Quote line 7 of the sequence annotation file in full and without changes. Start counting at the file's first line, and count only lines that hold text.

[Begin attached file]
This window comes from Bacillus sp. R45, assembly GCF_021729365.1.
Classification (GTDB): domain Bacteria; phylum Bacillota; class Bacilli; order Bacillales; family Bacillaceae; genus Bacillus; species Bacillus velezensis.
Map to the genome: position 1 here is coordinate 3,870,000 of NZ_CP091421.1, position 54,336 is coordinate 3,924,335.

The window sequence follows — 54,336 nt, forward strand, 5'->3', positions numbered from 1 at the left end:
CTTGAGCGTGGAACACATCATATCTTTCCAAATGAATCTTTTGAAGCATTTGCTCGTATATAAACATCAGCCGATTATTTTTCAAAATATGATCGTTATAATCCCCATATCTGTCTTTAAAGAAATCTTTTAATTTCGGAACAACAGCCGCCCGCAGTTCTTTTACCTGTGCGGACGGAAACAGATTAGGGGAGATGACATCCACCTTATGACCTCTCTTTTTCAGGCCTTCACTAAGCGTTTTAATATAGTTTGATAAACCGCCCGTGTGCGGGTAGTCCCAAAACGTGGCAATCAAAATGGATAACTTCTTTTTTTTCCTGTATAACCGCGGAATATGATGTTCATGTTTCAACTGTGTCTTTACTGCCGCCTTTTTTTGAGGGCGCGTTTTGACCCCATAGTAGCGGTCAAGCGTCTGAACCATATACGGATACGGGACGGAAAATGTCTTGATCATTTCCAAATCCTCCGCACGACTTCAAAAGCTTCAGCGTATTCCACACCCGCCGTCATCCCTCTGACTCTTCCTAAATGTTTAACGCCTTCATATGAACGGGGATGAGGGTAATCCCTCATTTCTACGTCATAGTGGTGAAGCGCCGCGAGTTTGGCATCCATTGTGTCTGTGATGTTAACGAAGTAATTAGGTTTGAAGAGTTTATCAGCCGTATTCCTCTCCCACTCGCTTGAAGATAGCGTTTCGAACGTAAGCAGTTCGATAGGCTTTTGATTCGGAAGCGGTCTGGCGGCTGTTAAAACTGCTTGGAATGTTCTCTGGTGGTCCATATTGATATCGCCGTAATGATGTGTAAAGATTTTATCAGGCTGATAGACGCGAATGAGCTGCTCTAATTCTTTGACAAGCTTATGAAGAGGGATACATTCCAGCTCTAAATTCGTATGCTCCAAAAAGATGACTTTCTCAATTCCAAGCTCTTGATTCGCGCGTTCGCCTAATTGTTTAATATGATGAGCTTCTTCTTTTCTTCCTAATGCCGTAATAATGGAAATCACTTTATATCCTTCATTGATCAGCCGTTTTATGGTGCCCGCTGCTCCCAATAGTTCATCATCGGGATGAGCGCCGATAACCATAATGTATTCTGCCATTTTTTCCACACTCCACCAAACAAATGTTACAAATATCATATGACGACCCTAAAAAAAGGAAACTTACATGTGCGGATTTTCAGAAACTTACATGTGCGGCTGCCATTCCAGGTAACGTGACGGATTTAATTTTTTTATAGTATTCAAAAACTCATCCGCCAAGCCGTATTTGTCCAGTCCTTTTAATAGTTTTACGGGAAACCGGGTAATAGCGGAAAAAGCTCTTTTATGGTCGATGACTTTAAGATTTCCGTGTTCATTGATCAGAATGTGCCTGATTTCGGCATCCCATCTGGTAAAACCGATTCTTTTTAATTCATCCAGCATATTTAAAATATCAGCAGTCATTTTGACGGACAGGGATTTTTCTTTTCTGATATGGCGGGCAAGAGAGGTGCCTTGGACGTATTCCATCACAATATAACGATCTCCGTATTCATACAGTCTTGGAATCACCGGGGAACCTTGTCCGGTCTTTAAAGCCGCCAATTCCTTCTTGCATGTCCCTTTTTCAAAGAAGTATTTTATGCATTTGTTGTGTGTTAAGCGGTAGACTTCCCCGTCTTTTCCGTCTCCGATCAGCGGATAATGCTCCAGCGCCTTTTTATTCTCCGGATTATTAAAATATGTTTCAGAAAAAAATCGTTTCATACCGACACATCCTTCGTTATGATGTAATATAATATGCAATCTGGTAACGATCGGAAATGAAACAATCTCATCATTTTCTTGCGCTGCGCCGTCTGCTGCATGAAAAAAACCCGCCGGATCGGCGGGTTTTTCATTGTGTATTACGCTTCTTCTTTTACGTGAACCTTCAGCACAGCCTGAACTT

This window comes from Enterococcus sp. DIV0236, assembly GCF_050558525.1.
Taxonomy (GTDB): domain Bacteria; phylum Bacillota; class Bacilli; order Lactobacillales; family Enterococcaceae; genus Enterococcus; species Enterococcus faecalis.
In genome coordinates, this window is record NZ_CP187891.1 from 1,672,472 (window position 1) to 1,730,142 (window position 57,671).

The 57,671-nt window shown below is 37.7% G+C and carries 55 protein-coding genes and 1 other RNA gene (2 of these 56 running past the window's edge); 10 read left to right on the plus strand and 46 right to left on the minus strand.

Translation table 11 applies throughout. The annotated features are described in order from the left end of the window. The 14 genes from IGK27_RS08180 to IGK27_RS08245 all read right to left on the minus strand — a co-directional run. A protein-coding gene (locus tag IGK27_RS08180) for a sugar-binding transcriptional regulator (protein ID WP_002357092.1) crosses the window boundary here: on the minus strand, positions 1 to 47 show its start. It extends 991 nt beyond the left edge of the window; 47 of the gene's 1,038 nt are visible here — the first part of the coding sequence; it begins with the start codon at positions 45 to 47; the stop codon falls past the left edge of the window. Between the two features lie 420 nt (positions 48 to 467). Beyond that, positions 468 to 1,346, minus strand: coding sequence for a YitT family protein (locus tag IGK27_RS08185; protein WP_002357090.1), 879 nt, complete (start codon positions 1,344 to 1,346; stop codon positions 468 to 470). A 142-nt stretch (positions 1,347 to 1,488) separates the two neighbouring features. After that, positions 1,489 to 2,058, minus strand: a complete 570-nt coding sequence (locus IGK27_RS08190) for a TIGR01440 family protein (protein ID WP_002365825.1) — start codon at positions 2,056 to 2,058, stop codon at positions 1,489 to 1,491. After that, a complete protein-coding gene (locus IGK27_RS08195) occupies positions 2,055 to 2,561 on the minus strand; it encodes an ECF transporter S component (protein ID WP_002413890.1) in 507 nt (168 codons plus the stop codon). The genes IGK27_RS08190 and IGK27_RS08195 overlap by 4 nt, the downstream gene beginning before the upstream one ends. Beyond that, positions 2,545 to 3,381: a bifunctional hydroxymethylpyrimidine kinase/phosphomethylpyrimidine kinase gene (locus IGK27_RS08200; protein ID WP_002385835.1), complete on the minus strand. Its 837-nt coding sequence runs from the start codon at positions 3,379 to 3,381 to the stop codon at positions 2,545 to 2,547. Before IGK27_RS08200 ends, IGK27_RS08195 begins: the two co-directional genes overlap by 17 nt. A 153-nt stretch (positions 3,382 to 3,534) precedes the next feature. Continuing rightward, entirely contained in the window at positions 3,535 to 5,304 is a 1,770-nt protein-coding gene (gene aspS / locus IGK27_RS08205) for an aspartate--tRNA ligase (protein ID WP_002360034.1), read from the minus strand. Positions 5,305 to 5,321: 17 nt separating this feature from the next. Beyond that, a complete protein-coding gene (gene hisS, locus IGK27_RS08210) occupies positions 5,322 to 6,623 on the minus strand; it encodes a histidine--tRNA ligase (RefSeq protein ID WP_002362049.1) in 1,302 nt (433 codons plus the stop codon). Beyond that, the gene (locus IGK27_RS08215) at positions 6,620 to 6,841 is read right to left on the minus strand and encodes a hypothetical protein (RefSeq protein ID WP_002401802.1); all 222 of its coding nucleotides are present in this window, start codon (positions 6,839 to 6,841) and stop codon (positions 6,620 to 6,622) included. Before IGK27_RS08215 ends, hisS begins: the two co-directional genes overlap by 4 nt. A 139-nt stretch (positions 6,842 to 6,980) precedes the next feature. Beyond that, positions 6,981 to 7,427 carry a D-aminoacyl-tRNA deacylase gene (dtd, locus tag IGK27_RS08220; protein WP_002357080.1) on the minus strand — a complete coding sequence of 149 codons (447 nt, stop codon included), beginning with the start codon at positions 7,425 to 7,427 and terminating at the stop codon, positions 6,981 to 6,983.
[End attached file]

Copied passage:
Taxonomy (GTDB): domain Bacteria; phylum Bacillota; class Bacilli; order Lactobacillales; family Enterococcaceae; genus Enterococcus; species Enterococcus faecalis.